The NuGet.org Architecture
As part of Building NuGet 3.x, we have been working on a significant re-architecture of NuGet.org. Progress has been steady and we are starting to see a return on investment. In this post, we’ll compare the legacy architecture to where we’ll be in the near future.
One of the goals when the NuGet Gallery project was started in 2011 was to provide a reference ASP.NET MVC application hosted in Azure. The project would follow our own prescriptive guidance and leverage the frameworks we build within our group:
- ASP.NET MVC and Razor
- SQL Azure
- EntityFramework Code-First
- WCF Data Services and OData
- Azure Web Roles
- Azure Storage
Legacy Architecture Diagram
Deploying this architecture was really straight-forward.
- An Azure Web Role (3 instances, allowing redundancy even when one instance is being updated)
- A SQL Azure database
- An Azure Storage account
- One container with public blobs for serving packages
- One container with private blobs for in-progress package uploads
We also used EntityFramework’s database migrations, running them automatically when we deployed a new Web Role, and thereby keeping our production database schema in sync with the running code.
During a deployment, we’d publish the update to the Web Role’s Staging slot, perform verification, and then do a VIP swap.
Performance Over Time
When the gallery was first introduced, the initial impression was that the site was fast.
Congrats to @JeffHandley and @haacked and team on the new #nuget site launch! http://nuget.org #fast
— Scott Hanselman (@shanselman)
December 6, 2011 was a good day. We were proud of the new gallery. The code was simple, worthy of showcasing as “how to build web applications to run in Azure.” And the users agreed; the reception was thoroughly positive.
Fast forward a couple of years though, and complaints about NuGet being slow became commonplace. Search was slow, package installations were slow, the website was slow, everything was slow. Even worse, people regularly complained about NuGet being down. Any interruption in SQL Azure or Azure Web Roles would directly affect the gallery.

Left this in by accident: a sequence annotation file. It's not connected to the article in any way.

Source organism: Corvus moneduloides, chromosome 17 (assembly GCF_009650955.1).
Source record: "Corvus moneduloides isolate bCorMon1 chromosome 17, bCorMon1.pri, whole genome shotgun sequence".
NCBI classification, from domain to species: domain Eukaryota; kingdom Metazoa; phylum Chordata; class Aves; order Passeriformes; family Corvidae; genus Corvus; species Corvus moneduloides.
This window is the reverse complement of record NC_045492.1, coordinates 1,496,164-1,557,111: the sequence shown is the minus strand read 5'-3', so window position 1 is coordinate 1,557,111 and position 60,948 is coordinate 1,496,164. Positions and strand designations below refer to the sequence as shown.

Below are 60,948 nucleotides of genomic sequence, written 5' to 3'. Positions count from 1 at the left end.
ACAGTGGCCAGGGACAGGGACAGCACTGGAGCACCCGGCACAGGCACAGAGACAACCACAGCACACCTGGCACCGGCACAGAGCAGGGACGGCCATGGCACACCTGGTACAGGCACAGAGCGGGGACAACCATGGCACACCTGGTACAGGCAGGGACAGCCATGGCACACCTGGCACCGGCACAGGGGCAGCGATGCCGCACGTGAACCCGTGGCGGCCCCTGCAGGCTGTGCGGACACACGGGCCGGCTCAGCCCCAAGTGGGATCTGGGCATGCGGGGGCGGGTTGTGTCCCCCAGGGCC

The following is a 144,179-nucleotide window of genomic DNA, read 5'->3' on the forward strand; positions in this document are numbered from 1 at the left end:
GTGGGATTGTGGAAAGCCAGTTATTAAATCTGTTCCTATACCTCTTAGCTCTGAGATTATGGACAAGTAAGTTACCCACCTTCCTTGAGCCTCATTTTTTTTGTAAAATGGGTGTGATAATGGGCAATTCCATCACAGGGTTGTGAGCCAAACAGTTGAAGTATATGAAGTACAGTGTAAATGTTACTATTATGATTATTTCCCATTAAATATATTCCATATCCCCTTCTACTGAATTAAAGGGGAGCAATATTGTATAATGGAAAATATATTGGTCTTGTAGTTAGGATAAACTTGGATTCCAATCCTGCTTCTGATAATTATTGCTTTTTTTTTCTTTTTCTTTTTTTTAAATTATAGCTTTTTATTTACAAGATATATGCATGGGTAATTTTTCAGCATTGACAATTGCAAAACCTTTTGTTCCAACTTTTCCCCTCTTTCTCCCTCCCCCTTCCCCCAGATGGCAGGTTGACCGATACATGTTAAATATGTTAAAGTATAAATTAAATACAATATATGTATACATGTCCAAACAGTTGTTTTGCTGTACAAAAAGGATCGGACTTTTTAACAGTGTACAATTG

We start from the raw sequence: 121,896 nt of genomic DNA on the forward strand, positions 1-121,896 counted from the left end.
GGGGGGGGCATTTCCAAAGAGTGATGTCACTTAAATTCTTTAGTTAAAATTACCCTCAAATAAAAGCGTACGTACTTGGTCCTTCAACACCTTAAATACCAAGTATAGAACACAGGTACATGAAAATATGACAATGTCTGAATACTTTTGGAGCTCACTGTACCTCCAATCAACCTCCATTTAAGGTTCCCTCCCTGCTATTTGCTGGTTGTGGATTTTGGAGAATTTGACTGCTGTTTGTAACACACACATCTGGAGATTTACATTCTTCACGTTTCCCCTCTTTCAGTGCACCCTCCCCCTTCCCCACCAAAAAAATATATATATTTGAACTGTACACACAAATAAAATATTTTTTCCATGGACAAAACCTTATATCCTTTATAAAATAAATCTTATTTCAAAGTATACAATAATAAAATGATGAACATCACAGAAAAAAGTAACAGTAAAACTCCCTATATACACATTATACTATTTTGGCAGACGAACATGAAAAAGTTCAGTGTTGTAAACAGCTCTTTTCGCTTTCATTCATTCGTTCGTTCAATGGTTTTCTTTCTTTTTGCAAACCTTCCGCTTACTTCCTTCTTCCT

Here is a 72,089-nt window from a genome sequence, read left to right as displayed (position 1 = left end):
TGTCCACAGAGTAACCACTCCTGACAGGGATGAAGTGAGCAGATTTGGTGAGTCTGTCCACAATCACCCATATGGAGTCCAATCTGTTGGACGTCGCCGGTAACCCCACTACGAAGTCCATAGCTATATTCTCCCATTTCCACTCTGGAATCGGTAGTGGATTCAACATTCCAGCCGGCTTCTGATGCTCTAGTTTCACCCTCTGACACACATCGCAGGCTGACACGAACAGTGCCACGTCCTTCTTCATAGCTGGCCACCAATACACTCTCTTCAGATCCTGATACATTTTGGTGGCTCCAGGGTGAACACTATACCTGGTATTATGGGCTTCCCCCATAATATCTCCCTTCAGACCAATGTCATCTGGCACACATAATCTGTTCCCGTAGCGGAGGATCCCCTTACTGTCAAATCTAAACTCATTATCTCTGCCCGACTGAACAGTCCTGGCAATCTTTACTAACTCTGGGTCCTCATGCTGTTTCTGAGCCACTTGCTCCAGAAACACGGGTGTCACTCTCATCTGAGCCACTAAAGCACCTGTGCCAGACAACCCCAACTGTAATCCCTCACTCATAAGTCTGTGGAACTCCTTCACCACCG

With the legacy architecture, let’s take a look at what happens when a you right-click on a project and select ‘Manage NuGet Packages’.
- From the Online tab, the NuGet dialog issues an OData query to perform a package search
- On the server, the OData query flows through WCF Data Services, to EntityFramework, and then to SQL Azure
- The results of the query are projected into an entity type that is returned in OData’s XML ATOM format
- The client processes the response using WCF Data Services’ client library and renders the results
This means that every time a user opens the NuGet dialog in Visual Studio, we perform a SQL query. In 2011 that was okay, but after NuGet started shipping with Visual Studio, it quickly became a scalability nightmare. We were essentially hitting ourselves with a distributed denial of service attack. This became all too clear the day that Visual Studio 2012 shipped with NuGet in the box, and the feed went down for several hours.
NuGet Package Restore exacerbated the scalability challenges. This feature allows projects to omit packages from source control and download them during build. Since the packages are served from Azure Storage, it shouldn’t be that big of a deal; except the NuGet client needs to discover the package URL from the OData feed. As you might guess, this results in a SQL query. And any time we failed to process that query in time, builds would break. Ouch!